Music and Art: Delacroix

Delacroix: Liberty Leading the People

Delacroix: Liberty Leading the People

The French Romantic artist, Eugène Delacroix (1798–1863), created his masterwork Liberty Leading the People in 1830. Its unforgettable imagery of Liberty, holding the tricolor representing liberty, equality, and fraternity, leading Parisians of all classes as they take up arm and advance. The personification of Republican Liberty became an important image for France and, in this painting, Delacroix captures the will and spirit of the people, rather than trying to depict any specific event of the 1830 revolution against the current king, Charles X.

The picture was purchased by the French government but was removed from public view until 1848 when King Louis Philippe’s reign ended and President Louis Napoleon (Napoleon III) came to power. It is now in the collection of the Louvre.

This work was the declared inspiration for that ‘bad boy’ of American music, George Antheil (1900-1959). His Symphony No. 6 received its première by the San Francisco Symphony on 10 February 1948 and in his notes for that performance, Antheil mentioned that Delacroix’ picture had been the source of his inspiration.

George Antheil

George Antheil

Antheil: Symphony No. 6: I Maestoso – Allegro molto; Marcato (Ukraine National Symphony Orchestra; Theodore Kuchar, Conductor
If we look at how Antheil captured the essence of a very French painting in his very American symphony, we have to look at the basic motive on which he bases this movement. We hear its entry, slightly distorted in the flutes at 00:15 – it’s the Battle Cry of Freedom, the American Civil War marching tune. Antheil uses the melody as the basis for his driving rhythms and quiet / loud alternations through the movement as he builds towards the climax where the Battle Cry of Freedom returns in a very militaristic set of statements.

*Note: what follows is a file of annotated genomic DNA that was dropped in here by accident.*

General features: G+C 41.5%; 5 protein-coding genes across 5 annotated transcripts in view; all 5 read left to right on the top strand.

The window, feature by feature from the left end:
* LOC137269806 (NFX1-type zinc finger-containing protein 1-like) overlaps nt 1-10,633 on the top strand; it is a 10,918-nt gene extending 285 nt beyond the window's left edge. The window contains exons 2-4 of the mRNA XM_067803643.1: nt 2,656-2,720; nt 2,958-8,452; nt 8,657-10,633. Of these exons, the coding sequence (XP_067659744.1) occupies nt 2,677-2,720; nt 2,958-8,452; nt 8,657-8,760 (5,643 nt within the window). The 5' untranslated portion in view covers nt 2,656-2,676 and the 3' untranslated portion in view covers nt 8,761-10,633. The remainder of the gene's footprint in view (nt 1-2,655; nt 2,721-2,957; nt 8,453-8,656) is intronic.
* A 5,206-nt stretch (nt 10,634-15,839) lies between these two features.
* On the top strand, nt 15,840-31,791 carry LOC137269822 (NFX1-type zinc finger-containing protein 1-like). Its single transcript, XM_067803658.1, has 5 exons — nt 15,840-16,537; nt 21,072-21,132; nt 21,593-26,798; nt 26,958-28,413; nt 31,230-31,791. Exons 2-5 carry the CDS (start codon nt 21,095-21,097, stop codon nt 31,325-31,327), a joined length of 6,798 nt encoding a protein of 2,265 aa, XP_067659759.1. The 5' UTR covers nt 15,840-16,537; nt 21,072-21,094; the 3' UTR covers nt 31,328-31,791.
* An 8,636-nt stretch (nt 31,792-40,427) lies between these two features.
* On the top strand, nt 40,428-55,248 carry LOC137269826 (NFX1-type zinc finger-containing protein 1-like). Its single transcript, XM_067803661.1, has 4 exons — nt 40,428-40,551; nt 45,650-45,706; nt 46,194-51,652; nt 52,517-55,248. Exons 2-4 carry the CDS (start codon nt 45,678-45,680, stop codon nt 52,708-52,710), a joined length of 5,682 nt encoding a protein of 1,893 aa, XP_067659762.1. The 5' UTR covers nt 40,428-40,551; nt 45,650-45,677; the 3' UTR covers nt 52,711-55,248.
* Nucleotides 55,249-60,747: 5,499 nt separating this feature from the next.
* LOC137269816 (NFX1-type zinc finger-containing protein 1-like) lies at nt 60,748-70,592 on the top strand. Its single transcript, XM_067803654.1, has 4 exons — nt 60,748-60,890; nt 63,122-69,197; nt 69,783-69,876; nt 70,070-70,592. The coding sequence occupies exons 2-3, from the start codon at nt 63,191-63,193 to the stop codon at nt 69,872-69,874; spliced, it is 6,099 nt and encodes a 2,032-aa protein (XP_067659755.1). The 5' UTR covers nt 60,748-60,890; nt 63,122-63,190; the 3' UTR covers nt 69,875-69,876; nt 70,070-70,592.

When you relate this to the picture, we have the quiet of the dead in the front of the picture, the agitated minds of the armed crowd, the cries of the little boy with the pistols, and pushing it all ahead, Liberty in the middle, confident of her followers and unafraid of what lies ahead. The smoke of the city seen in the background seems to hang over Antheil’s music, hiding and then revealing the motive.

Antheil used his love for France to create a quintessentially American work but one that gains greater depth when you look at the art that inspired him.

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